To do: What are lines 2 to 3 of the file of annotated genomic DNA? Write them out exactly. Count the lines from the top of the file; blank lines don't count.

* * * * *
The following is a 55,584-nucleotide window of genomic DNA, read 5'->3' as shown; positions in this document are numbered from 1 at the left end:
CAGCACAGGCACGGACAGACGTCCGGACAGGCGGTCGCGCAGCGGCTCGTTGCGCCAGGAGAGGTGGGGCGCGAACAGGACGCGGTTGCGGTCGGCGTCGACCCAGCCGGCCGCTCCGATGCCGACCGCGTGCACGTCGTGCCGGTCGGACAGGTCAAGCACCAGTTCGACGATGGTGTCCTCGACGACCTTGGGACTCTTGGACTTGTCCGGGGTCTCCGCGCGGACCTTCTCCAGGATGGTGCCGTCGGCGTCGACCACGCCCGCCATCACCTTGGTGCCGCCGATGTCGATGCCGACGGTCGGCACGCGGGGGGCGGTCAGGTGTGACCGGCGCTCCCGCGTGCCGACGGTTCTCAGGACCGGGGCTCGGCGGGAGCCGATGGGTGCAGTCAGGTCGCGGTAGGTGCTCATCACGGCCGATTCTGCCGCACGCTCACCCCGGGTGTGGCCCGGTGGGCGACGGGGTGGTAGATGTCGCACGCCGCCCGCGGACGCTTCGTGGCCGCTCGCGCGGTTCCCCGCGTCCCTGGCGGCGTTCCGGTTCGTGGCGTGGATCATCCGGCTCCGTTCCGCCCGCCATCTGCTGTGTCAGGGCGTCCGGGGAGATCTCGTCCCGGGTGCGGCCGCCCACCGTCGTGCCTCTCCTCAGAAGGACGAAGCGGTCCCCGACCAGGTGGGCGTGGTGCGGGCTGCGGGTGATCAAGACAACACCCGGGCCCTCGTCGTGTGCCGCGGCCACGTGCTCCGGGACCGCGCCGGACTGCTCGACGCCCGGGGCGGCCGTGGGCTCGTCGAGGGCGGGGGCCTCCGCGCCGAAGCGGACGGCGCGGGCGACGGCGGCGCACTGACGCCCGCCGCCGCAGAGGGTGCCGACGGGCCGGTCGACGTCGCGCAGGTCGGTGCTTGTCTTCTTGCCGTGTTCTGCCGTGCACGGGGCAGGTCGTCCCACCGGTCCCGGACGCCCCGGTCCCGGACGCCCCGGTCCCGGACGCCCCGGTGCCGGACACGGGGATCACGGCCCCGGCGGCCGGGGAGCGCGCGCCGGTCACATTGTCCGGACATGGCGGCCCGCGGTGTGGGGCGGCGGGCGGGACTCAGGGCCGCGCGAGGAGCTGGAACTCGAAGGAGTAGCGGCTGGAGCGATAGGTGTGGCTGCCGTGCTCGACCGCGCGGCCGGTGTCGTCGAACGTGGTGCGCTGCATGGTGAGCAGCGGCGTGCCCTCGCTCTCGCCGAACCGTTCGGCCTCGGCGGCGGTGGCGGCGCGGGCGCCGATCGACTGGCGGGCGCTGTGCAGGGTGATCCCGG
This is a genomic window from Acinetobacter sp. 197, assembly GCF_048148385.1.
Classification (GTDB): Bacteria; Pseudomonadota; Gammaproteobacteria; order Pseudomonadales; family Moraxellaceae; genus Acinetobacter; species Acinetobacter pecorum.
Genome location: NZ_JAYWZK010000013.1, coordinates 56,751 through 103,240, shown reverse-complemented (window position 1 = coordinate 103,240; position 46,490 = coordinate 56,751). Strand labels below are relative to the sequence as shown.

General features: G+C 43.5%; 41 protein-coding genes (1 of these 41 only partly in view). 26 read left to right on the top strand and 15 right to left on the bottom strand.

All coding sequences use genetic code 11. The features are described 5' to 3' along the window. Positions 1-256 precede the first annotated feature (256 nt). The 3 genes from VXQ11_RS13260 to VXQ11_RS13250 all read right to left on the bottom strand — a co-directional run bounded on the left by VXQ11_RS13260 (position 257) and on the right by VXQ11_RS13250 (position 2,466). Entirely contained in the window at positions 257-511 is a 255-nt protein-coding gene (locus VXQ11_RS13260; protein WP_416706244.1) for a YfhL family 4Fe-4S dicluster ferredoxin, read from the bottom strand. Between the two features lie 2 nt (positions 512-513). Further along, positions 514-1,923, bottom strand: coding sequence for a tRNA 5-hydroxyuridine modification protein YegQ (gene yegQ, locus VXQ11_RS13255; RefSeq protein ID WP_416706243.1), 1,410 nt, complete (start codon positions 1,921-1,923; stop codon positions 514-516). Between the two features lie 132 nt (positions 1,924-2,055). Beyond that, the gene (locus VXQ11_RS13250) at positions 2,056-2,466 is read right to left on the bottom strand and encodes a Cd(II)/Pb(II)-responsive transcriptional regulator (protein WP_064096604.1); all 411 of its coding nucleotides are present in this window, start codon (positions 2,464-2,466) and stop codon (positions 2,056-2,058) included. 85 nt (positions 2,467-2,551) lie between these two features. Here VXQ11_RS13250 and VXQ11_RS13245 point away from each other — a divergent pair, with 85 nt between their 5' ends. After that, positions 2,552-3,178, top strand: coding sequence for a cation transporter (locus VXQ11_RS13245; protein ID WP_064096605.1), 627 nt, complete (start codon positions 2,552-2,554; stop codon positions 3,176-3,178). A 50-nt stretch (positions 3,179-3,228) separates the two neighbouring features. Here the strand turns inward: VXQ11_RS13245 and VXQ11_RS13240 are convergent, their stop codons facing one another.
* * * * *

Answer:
CAGCACAGGCACGGACAGACGTCCGGACAGGCGGTCGCGCAGCGGCTCGTTGCGCCAGGAGAGGTGGGGCGCGAACAGGACGCGGTTGCGGTCGGCGTCGACCCAGCCGGCCGCTCCGATGCCGACCGCGTGCACGTCGTGCCGGTCGGACAGGTCAAGCACCAGTTCGACGATGGTGTCCTCGACGACCTTGGGACTCTTGGACTTGTCCGGGGTCTCCGCGCGGACCTTCTCCAGGATGGTGCCGTCGGCGTCGACCACGCCCGCCATCACCTTGGTGCCGCCGATGTCGATGCCGACGGTCGGCACGCGGGGGGCGGTCAGGTGTGACCGGCGCTCCCGCGTGCCGACGGTTCTCAGGACCGGGGCTCGGCGGGAGCCGATGGGTGCAGTCAGGTCGCGGTAGGTGCTCATCACGGCCGATTCTGCCGCACGCTCACCCCGGGTGTGGCCCGGTGGGCGACGGGGTGGTAGATGTCGCACGCCGCCCGCGGACGCTTCGTGGCCGCTCGCGCGGTTCCCCGCGTCCCTGGCGGCGTTCCGGTTCGTGGCGTGGATCATCCGGCTCCGTTCCGCCCGCCATCTGCTGTGTCAGGGCGTCCGGGGAGATCTCGTCCCGGGTGCGGCCGCCCACCGTCGTGCCTCTCCTCAGAAGGACGAAGCGGTCCCCGACCAGGTGGGCGTGGTGCGGGCTGCGGGTGATCAAGACAACACCCGGGCCCTCGTCGTGTGCCGCGGCCACGTGCTCCGGGACCGCGCCGGACTGCTCGACGCCCGGGGCGGCCGTGGGCTCGTCGAGGGCGGGGGCCTCCGCGCCGAAGCGGACGGCGCGGGCGACGGCGGCGCACTGACGCCCGCCGCCGCAGAGGGTGCCGACGGGCCGGTCGACGTCGCGCAGGTCGGTGCTTGTCTTCTTGCCGTGTTCTGCCGTGCACGGGGCAGGTCGTCCCACCGGTCCCGGACGCCCCGGTCCCGGACGCCCCGGTCCCGGACGCCCCGGTGCCGGACACGGGGATCACGGCCCCGGCGGCCGGGGAGCGCGCGCCGGTCACATTGTCCGGACATGGCGGCCCGCGGTGTGGGGCGGCGGGCGGGACTCAGGGCCGCGCGAGGAGCTGGAACTCGAAGGAGTAGCGGCTGGAGCGATAGGTGTGGCTGCCGTGCTCGACCGCGCGGCCGGTGTCGTCGAACGTGGTGCGCTGCATGGTGAGCAGCGGCGTGCCCTCGCTCTCGCCGAACCGTTCGGCCTCGGCGGCGGTGGCGGCGCGGGCGCCGATCGACTGGCGGGCGCTGTGCAGGGTGATCCCGG
This is a genomic window from Acinetobacter sp. 197, assembly GCF_048148385.1.